The two flanges are rigidly interconnected by means of beams or rigid spacing members. Nevertheless, no matter how rigidly the two flanges are interconnected, it has been found that without the arrangement of the pinion shaft pins are described herein, deformation and axial distortion of the shaft pins cannot be avoided. This axial distortion of the pins causes the pinions to be squeezed between the other parts of the gear train.
The arrangement according to the invention ensures the axial alignment of the shaft pins.
FIG. 1 is an elevational view, seen in an axial direction, of an epicyclic gear train embodying the invention;
FIG. 2 is an axial section taken along the line II--II of FIG. 1; and
FIG. 3 is a fragmentary section drawn to an enlarged scale, taken along the portion III--III of the pitch circle of the shaft pins showing their attachment to the two flanges.
FIGS. 1 and 2 show an epicyclic gear, more specifically a planetary gear having a sun-wheel shaft 1, a sun-wheel 2 and planet gear-wheels 3 which are mounted between the flanges 4 and 5 of the planet-wheel carrier. The torque-transmitting flange 4 is arranged on the output shaft 6. The planet-wheels are mounted on shaft pins 7 which are connected to the flanges 4 and 5. These flanges are rigidly interconnected by means of beams 8, which are shown here as fixed pins which are bored into the flanges 4 and 5. However, flanges 4, 5 and beams 8 may be formed as a one piece unit with recesses and bores for planetary gear wheels 3 and shaft pins 7, respectively. The planet gear-wheels can be firmly connected to their shaft pins which are then mounted in the flanges, or the shaft pins may be firmly connected to the flanges whereas the planet gear-wheels rotate about the pins. The gear is surrounded by an internally toothed gear ring 9 which, in the embodiment shown, is assumed to be mounted by means of brackets 10 in the gear housing (not shown). Conceivably the shaft 6 may be formed as a hollow shaft surrounding the sun-wheel shaft 1, in which case, the flange 5 then becomes the torque transmitting flange.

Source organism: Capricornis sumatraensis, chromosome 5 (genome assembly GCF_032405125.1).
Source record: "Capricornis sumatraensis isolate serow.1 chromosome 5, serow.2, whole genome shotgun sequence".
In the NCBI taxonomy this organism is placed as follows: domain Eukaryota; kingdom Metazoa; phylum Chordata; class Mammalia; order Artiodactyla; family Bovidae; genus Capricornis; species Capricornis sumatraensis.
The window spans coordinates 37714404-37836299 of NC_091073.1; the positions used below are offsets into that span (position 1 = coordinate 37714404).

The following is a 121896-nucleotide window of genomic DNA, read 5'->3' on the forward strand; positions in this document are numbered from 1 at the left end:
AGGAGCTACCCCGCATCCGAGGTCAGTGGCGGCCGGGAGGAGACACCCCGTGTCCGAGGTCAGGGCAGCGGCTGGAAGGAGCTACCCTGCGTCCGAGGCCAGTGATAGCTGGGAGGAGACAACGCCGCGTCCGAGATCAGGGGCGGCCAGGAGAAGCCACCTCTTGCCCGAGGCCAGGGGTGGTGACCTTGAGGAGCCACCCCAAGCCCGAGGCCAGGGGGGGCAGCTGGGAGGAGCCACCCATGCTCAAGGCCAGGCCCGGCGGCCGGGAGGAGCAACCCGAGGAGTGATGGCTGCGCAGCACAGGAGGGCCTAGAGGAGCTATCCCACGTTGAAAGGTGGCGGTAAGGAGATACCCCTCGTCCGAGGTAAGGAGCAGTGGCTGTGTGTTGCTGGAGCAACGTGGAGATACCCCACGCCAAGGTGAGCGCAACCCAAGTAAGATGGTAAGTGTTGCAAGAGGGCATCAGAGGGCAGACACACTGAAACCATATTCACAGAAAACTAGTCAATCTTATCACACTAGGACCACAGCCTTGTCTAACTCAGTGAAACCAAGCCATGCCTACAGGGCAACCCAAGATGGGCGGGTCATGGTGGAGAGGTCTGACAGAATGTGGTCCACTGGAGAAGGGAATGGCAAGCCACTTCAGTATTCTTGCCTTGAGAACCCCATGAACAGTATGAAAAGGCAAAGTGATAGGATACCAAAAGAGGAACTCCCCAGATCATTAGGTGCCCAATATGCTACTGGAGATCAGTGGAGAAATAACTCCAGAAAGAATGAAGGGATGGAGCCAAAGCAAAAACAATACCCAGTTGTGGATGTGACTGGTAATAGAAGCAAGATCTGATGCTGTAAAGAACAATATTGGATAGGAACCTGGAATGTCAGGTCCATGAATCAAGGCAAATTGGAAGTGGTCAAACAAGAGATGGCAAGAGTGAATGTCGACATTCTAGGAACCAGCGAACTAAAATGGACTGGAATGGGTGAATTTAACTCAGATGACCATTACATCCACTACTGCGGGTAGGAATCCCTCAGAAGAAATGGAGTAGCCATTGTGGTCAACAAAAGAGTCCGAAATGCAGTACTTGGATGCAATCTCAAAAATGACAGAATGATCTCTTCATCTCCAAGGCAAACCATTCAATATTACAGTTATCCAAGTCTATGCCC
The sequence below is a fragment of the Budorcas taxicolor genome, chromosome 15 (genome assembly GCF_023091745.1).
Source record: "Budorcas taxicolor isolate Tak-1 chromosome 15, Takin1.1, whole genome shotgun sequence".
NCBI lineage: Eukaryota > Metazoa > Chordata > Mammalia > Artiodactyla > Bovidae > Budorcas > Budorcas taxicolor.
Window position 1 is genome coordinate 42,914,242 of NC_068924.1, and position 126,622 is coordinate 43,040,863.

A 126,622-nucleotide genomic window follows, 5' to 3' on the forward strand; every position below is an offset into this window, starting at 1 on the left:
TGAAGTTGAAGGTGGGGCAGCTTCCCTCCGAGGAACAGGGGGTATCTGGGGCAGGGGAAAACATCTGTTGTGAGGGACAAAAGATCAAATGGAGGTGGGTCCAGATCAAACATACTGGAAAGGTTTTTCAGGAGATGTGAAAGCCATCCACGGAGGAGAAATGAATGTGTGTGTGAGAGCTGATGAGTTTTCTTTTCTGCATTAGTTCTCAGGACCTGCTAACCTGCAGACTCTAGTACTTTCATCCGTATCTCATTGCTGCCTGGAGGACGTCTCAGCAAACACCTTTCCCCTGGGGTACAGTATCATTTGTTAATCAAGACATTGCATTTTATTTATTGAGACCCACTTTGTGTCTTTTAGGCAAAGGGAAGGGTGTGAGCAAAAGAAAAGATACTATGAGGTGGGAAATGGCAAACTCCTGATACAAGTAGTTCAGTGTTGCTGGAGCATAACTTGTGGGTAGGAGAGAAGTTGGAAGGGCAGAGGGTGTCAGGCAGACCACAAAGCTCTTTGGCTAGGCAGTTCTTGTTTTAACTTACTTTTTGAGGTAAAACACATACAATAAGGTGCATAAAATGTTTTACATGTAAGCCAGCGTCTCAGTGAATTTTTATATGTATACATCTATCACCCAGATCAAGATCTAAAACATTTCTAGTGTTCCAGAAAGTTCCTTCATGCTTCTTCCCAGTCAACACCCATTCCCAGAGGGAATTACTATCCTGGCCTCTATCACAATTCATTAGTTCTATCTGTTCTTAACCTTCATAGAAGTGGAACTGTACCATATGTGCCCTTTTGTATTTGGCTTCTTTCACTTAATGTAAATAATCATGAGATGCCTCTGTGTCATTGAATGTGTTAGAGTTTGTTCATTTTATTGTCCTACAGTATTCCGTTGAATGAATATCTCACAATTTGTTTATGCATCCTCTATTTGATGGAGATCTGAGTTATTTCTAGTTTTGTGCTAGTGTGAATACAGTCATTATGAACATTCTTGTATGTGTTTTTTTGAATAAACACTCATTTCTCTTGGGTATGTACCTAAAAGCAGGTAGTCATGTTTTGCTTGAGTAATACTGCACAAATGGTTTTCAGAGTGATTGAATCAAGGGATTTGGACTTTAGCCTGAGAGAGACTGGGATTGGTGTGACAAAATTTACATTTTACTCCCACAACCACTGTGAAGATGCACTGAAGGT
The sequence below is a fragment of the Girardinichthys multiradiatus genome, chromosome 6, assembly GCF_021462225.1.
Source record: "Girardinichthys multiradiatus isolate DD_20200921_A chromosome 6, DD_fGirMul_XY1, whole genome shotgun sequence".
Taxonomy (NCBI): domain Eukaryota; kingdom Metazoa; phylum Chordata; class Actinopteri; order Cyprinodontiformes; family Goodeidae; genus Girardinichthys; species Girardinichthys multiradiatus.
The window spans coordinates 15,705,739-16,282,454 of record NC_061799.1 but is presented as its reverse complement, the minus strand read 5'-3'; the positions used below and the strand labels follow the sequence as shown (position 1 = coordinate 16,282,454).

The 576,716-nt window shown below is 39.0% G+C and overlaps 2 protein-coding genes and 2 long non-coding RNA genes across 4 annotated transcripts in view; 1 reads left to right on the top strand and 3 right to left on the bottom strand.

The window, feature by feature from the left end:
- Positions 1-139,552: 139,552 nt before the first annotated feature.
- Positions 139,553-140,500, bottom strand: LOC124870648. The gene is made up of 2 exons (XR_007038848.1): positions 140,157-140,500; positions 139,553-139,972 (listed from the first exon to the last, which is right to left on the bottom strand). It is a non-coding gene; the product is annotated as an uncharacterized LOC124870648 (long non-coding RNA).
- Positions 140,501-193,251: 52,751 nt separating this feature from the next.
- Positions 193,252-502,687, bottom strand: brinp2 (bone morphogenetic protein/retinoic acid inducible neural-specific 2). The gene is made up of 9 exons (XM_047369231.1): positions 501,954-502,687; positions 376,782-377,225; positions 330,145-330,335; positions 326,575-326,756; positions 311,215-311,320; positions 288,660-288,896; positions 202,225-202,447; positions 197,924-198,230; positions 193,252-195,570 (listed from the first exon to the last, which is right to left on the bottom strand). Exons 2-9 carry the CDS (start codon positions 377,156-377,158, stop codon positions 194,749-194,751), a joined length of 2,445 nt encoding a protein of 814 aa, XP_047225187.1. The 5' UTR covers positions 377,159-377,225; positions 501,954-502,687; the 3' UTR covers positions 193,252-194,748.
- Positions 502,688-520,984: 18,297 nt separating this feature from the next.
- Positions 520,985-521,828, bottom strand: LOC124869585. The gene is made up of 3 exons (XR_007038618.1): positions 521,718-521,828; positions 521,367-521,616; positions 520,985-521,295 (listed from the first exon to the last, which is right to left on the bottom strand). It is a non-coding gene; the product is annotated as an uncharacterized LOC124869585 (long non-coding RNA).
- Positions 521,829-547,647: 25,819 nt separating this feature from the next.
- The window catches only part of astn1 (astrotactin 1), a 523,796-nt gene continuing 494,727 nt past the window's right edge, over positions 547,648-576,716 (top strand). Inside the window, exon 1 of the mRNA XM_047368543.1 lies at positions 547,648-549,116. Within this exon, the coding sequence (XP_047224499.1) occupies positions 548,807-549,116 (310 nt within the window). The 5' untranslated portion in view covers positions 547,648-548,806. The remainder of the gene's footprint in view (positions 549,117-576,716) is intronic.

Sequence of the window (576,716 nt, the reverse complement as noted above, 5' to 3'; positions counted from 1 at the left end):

When the pinions function as a star gear, the flange 5 is firmly mounted in the gear housing, whereas the output shaft 6 is connected to the internal gear ring 9 which rotates about the stationary star-wheels 3. Also in this case the flange 5 transmits the torque moment.